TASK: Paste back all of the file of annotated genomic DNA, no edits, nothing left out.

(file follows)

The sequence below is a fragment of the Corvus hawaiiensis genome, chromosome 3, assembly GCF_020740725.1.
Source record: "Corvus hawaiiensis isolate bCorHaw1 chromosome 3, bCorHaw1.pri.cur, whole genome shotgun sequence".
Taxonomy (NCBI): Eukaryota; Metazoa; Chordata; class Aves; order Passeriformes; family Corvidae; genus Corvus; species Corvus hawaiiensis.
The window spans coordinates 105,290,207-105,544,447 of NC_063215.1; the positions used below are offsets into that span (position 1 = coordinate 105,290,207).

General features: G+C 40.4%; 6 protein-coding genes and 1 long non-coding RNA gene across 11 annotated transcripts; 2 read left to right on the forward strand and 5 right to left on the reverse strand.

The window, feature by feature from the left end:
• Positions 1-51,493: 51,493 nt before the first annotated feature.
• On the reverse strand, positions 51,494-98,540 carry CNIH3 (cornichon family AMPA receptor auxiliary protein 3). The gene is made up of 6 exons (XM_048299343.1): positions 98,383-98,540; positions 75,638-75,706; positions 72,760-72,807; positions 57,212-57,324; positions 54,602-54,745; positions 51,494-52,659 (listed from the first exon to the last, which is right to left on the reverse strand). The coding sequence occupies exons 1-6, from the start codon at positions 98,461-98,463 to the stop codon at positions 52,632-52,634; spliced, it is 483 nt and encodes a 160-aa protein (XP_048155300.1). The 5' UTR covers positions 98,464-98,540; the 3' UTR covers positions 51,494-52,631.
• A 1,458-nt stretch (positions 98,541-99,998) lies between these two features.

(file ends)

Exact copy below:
The sequence below is a fragment of the Corvus hawaiiensis genome, chromosome 3, assembly GCF_020740725.1.
Source record: "Corvus hawaiiensis isolate bCorHaw1 chromosome 3, bCorHaw1.pri.cur, whole genome shotgun sequence".
Taxonomy (NCBI): Eukaryota; Metazoa; Chordata; class Aves; order Passeriformes; family Corvidae; genus Corvus; species Corvus hawaiiensis.
The window spans coordinates 105,290,207-105,544,447 of NC_063215.1; the positions used below are offsets into that span (position 1 = coordinate 105,290,207).

General features: G+C 40.4%; 6 protein-coding genes and 1 long non-coding RNA gene across 11 annotated transcripts; 2 read left to right on the forward strand and 5 right to left on the reverse strand.

The window, feature by feature from the left end:
• Positions 1-51,493: 51,493 nt before the first annotated feature.
• On the reverse strand, positions 51,494-98,540 carry CNIH3 (cornichon family AMPA receptor auxiliary protein 3). The gene is made up of 6 exons (XM_048299343.1): positions 98,383-98,540; positions 75,638-75,706; positions 72,760-72,807; positions 57,212-57,324; positions 54,602-54,745; positions 51,494-52,659 (listed from the first exon to the last, which is right to left on the reverse strand). The coding sequence occupies exons 1-6, from the start codon at positions 98,461-98,463 to the stop codon at positions 52,632-52,634; spliced, it is 483 nt and encodes a 160-aa protein (XP_048155300.1). The 5' UTR covers positions 98,464-98,540; the 3' UTR covers positions 51,494-52,631.
• A 1,458-nt stretch (positions 98,541-99,998) lies between these two features.